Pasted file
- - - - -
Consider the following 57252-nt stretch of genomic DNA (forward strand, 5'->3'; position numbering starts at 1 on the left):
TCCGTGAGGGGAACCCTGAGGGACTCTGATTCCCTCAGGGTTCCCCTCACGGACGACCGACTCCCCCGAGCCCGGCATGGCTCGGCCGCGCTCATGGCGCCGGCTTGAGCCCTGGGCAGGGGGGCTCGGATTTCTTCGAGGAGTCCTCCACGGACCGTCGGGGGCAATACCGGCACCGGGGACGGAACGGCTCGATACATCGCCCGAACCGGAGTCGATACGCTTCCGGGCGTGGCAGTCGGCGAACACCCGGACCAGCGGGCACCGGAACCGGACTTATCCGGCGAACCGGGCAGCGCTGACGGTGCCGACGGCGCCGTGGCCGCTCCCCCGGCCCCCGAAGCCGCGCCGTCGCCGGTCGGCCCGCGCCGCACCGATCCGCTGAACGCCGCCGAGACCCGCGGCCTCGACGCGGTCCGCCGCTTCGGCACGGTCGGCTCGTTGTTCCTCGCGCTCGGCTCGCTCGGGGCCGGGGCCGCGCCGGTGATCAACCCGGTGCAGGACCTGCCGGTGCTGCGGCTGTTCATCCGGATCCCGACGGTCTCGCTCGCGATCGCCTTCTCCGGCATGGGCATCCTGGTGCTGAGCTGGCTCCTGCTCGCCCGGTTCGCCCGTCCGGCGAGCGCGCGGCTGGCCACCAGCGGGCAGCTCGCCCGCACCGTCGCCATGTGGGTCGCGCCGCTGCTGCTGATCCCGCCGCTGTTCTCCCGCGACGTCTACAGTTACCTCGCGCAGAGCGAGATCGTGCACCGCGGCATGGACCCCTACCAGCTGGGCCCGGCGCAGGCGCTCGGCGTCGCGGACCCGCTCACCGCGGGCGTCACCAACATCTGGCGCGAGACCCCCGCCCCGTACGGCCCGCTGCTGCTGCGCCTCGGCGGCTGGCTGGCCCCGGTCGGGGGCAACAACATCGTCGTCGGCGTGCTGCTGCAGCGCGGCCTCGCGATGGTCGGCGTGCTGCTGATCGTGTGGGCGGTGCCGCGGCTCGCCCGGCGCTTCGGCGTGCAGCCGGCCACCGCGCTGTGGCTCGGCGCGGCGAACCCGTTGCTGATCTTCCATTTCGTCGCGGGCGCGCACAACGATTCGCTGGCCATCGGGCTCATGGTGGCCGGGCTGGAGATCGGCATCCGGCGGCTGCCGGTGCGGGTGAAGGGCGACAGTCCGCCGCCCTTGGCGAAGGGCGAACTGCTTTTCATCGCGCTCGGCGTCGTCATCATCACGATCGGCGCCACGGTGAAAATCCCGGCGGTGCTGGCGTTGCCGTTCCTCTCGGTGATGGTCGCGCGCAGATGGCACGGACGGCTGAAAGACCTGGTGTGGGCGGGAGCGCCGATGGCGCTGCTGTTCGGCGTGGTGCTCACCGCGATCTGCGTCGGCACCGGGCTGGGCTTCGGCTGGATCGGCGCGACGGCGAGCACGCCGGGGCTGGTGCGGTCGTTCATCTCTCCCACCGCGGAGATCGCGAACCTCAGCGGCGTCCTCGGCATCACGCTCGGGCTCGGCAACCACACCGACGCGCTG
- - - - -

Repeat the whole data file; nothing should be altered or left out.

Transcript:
Consider the following 57252-nt stretch of genomic DNA (forward strand, 5'->3'; position numbering starts at 1 on the left):
TCCGTGAGGGGAACCCTGAGGGACTCTGATTCCCTCAGGGTTCCCCTCACGGACGACCGACTCCCCCGAGCCCGGCATGGCTCGGCCGCGCTCATGGCGCCGGCTTGAGCCCTGGGCAGGGGGGCTCGGATTTCTTCGAGGAGTCCTCCACGGACCGTCGGGGGCAATACCGGCACCGGGGACGGAACGGCTCGATACATCGCCCGAACCGGAGTCGATACGCTTCCGGGCGTGGCAGTCGGCGAACACCCGGACCAGCGGGCACCGGAACCGGACTTATCCGGCGAACCGGGCAGCGCTGACGGTGCCGACGGCGCCGTGGCCGCTCCCCCGGCCCCCGAAGCCGCGCCGTCGCCGGTCGGCCCGCGCCGCACCGATCCGCTGAACGCCGCCGAGACCCGCGGCCTCGACGCGGTCCGCCGCTTCGGCACGGTCGGCTCGTTGTTCCTCGCGCTCGGCTCGCTCGGGGCCGGGGCCGCGCCGGTGATCAACCCGGTGCAGGACCTGCCGGTGCTGCGGCTGTTCATCCGGATCCCGACGGTCTCGCTCGCGATCGCCTTCTCCGGCATGGGCATCCTGGTGCTGAGCTGGCTCCTGCTCGCCCGGTTCGCCCGTCCGGCGAGCGCGCGGCTGGCCACCAGCGGGCAGCTCGCCCGCACCGTCGCCATGTGGGTCGCGCCGCTGCTGCTGATCCCGCCGCTGTTCTCCCGCGACGTCTACAGTTACCTCGCGCAGAGCGAGATCGTGCACCGCGGCATGGACCCCTACCAGCTGGGCCCGGCGCAGGCGCTCGGCGTCGCGGACCCGCTCACCGCGGGCGTCACCAACATCTGGCGCGAGACCCCCGCCCCGTACGGCCCGCTGCTGCTGCGCCTCGGCGGCTGGCTGGCCCCGGTCGGGGGCAACAACATCGTCGTCGGCGTGCTGCTGCAGCGCGGCCTCGCGATGGTCGGCGTGCTGCTGATCGTGTGGGCGGTGCCGCGGCTCGCCCGGCGCTTCGGCGTGCAGCCGGCCACCGCGCTGTGGCTCGGCGCGGCGAACCCGTTGCTGATCTTCCATTTCGTCGCGGGCGCGCACAACGATTCGCTGGCCATCGGGCTCATGGTGGCCGGGCTGGAGATCGGCATCCGGCGGCTGCCGGTGCGGGTGAAGGGCGACAGTCCGCCGCCCTTGGCGAAGGGCGAACTGCTTTTCATCGCGCTCGGCGTCGTCATCATCACGATCGGCGCCACGGTGAAAATCCCGGCGGTGCTGGCGTTGCCGTTCCTCTCGGTGATGGTCGCGCGCAGATGGCACGGACGGCTGAAAGACCTGGTGTGGGCGGGAGCGCCGATGGCGCTGCTGTTCGGCGTGGTGCTCACCGCGATCTGCGTCGGCACCGGGCTGGGCTTCGGCTGGATCGGCGCGACGGCGAGCACGCCGGGGCTGGTGCGGTCGTTCATCTCTCCCACCGCGGAGATCGCGAACCTCAGCGGCGTCCTCGGCATCACGCTCGGGCTCGGCAACCACACCGACGCGCTG